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Review: “The Seventh Pleiade” by Andrew J. Peters

17290841Title: The Seventh Pleiade

Series: Atlantis #1

Author: Andrew J. Peters

Genre: Gay YA Historical Fantasy

Publisher: Bold Strokes Books

Pages/Word Count: 264 pages


Atlantis is besieged by violent storms, tremors, and a barbarian army. For sixteen-year-old Aerander, it’s a calamitous backdrop to his Panegyris, where boys are feted for their passage to manhood.

Amid a secret web of romances among the celebrants, Aerander’s cousin Dam goes missing with two boys. With the kingdom in crisis, no one suspects the High Priest Zazamoukh, though Aerander uncovers a conspiracy to barter boys for dark spiritual power. Aerander’s proof— an underground vault that disappears in the morning—brings shame on his family and charges of lunacy. The only way for Aerander to regain his honor is to prove what really happened to the missing boys.

Tracking Dam leads Aerander on a terrifying and fantastical journey. He spots a star that hasn’t been seen for centuries. He uncovers a legend about an ancient race of men who hid below the earth. And traveling to an underground world, he learns about matters even more urgent than the missing boys. The world aboveground is changing, and he will have to clear a path for the kingdom’s survival.


A fantastic world, rich with detail and political intrigue–I absolutely loved this novel. The historical aspects were of Ancient Greece, but the world was one of the author’s creation. The details painted a perfect picture, and though Ancient Greek customs and ideals of masculinity can be hard to fathom at times, the author did a fantastic job of making them more relatable to modern interpretation (it was way better than trying to suss out the motivations of the people and the gods in The Iliad). I loved the familiar pieces of ancient culture and mythology, but I also enjoyed the world when it took on more fantastical elements.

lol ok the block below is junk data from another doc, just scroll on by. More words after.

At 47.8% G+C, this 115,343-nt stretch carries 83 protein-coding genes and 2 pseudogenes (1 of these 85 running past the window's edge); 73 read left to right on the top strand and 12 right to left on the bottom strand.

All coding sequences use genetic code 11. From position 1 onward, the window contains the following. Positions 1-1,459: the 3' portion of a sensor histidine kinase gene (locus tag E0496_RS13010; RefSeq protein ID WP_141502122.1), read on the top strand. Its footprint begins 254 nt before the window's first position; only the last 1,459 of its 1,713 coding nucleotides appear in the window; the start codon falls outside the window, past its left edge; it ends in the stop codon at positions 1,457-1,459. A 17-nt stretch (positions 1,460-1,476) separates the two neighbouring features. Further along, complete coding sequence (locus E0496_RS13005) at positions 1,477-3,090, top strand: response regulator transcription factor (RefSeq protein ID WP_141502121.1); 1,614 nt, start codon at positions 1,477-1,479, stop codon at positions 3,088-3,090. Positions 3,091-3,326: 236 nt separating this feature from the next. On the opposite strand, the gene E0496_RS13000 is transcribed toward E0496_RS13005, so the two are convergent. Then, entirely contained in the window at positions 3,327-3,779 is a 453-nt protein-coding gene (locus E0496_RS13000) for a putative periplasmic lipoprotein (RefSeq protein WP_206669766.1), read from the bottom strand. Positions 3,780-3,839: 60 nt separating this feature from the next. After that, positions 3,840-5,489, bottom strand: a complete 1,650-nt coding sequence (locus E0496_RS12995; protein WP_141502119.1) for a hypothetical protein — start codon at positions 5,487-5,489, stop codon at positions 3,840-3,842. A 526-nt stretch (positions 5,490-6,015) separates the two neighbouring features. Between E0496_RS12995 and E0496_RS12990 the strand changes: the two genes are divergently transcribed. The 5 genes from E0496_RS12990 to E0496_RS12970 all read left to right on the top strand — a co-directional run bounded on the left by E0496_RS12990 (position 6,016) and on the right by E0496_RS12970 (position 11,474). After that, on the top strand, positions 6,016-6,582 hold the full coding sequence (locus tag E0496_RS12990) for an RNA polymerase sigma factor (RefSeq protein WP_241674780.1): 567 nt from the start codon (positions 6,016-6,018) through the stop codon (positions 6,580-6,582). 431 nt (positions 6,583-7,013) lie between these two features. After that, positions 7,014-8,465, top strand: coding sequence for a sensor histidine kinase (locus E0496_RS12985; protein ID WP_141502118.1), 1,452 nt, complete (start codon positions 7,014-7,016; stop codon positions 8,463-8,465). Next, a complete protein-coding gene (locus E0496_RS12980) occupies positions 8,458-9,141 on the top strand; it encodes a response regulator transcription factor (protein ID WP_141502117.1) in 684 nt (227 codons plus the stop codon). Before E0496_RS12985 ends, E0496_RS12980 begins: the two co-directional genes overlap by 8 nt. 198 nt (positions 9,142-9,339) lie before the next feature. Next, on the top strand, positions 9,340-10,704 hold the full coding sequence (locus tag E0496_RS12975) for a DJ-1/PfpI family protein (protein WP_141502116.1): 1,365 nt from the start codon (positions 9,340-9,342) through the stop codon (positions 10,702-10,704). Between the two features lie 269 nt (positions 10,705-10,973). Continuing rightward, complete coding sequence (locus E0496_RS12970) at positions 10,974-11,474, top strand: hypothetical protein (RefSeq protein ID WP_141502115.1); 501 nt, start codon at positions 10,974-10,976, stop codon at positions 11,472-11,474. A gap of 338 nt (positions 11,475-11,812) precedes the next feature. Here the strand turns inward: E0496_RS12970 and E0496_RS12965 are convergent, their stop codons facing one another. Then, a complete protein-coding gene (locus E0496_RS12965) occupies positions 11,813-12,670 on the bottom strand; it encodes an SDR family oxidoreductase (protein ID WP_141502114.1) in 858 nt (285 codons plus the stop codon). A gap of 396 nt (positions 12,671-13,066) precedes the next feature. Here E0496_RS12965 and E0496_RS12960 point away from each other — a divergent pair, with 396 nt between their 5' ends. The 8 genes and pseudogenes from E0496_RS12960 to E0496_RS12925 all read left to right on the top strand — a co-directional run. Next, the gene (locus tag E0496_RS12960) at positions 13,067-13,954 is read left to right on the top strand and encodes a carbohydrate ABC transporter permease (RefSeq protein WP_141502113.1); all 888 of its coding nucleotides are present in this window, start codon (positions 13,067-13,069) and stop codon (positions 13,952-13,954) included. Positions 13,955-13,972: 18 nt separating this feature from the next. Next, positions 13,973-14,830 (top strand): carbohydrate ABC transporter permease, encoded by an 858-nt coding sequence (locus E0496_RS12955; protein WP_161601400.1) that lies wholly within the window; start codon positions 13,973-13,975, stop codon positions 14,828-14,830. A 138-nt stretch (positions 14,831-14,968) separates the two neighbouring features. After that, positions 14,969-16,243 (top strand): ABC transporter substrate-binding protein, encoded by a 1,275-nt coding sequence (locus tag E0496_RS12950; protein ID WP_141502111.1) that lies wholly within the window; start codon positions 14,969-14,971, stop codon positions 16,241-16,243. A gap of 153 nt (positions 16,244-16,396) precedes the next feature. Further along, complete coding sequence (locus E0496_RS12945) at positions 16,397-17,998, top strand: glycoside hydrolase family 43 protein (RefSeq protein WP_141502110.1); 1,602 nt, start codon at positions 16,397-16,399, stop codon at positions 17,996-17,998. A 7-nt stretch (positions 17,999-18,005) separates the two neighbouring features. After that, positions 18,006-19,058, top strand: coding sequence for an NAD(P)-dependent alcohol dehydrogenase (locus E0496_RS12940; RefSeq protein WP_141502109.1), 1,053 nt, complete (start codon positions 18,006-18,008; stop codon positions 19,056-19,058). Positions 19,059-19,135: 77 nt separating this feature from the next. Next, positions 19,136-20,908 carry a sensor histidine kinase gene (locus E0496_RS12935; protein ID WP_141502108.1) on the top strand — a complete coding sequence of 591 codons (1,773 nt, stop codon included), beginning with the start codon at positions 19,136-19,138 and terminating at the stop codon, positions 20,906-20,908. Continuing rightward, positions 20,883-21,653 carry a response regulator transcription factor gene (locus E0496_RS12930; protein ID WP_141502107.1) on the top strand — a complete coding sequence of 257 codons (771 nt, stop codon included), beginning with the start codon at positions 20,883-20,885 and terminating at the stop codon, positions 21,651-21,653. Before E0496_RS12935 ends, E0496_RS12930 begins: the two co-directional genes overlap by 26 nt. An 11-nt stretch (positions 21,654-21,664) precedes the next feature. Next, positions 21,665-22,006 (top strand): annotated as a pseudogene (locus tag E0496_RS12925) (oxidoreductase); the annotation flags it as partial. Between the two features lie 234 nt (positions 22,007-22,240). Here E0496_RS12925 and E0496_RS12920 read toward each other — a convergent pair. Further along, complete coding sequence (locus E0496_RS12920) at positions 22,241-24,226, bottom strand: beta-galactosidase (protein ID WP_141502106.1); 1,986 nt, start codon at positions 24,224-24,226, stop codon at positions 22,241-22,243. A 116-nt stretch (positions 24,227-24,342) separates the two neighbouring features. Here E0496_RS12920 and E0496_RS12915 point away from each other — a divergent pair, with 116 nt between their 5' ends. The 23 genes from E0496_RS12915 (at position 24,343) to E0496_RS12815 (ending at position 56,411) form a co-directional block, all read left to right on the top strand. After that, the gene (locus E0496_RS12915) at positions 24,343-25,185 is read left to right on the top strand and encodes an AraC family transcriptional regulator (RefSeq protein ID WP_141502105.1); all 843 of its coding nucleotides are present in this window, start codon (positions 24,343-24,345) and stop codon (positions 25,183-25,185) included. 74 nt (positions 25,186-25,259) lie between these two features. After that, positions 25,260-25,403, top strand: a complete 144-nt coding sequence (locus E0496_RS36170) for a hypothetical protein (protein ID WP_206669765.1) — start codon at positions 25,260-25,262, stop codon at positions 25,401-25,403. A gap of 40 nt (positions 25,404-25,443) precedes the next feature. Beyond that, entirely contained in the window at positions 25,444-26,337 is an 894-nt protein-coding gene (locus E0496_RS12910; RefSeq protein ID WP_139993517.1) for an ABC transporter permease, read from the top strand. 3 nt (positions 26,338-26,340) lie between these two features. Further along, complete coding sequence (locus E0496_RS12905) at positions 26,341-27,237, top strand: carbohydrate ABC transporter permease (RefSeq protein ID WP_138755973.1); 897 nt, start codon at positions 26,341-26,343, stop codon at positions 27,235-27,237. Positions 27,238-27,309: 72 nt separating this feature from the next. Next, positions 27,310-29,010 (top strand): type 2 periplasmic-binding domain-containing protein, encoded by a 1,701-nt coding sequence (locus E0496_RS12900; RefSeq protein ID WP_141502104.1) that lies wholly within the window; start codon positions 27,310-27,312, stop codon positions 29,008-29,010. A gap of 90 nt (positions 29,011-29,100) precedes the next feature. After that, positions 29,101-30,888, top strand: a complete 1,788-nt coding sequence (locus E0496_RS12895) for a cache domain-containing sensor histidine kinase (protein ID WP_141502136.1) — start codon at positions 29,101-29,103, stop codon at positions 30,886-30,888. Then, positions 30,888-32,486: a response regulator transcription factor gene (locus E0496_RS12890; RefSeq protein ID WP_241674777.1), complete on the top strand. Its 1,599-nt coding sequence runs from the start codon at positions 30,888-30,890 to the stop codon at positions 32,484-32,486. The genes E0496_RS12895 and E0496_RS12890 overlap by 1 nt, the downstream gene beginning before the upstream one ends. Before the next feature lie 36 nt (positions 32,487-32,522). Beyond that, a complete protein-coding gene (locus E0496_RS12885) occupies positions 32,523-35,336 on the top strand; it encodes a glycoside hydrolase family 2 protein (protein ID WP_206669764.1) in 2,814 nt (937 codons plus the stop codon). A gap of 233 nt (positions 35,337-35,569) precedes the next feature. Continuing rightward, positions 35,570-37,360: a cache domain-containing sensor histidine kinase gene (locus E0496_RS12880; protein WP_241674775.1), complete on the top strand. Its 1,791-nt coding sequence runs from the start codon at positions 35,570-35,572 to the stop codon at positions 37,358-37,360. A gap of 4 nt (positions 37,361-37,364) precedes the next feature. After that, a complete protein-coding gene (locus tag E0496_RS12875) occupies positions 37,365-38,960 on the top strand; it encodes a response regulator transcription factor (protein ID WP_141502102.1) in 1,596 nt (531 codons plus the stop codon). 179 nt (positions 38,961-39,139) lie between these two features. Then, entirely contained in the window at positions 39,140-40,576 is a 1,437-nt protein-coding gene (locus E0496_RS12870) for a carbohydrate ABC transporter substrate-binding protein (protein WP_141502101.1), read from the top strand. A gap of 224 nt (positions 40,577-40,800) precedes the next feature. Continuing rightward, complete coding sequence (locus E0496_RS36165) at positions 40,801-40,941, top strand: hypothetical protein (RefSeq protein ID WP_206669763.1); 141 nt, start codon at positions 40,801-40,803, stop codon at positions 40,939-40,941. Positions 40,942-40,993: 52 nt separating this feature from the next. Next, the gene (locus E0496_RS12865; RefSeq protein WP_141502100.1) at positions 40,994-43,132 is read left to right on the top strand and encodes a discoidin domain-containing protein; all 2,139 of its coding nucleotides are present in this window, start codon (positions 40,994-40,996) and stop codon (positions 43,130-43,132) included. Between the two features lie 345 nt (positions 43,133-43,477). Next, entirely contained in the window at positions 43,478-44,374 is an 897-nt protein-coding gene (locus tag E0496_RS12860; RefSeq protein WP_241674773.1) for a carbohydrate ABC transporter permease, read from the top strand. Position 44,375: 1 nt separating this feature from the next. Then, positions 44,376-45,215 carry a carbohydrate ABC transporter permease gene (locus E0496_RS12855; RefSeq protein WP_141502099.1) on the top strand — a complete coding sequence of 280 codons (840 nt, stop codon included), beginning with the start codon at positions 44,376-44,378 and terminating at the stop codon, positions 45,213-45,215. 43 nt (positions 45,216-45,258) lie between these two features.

The breadth of politics in the story impressed me. Aerander is about to undergo his Panegyris, the ritual where boys become men, and the sacred rites are not only important to him and the other boys, but to the entire society, which needs some normalcy after having been wracked with civil unrest, foreign bandits, and a terrible storm–signs of the gods’ unrest. Aerander is at first unaware of the larger implications of his becoming a man, and what starts off as a few boyhood indiscretions on his part during the festival, soon creates a great political upheaval. Aerander’s love of other boys may have aided the growing rift between the houses, but it becomes very clear that there are other factors at work, and the entire kingdom is in grave danger. For a young man he has incredible agency, but I didn’t find the plotline outlandish, as I do in quite a few other YA works (*cough* The Hunger Games). He uses his wit and physical prowess–in good Greek fashion–but he is not the best at anything in particular, and he loses nearly as much as he wins.

This was a fantastic tale, and while I’m not normally a fan of YA, I gave it five stars. The writing is fantastic, and the plot and characters didn’t strike me as silly or superficial. Kirkus even reviewed it. Peters seems to write mostly Greek mythology-based works, and I can’t help but feel as if I’ve hit the jackpot. Rest assured, I’ll be reading more.

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B. A. Brock is a reviewer for The Novel Approach and Queer Sci Fi. He enjoys reading, writing, running, family and food, and fills his life with bent bunk. He especially loves to discuss LGBTQ+ literature. His website is You can find him on Goodreads:

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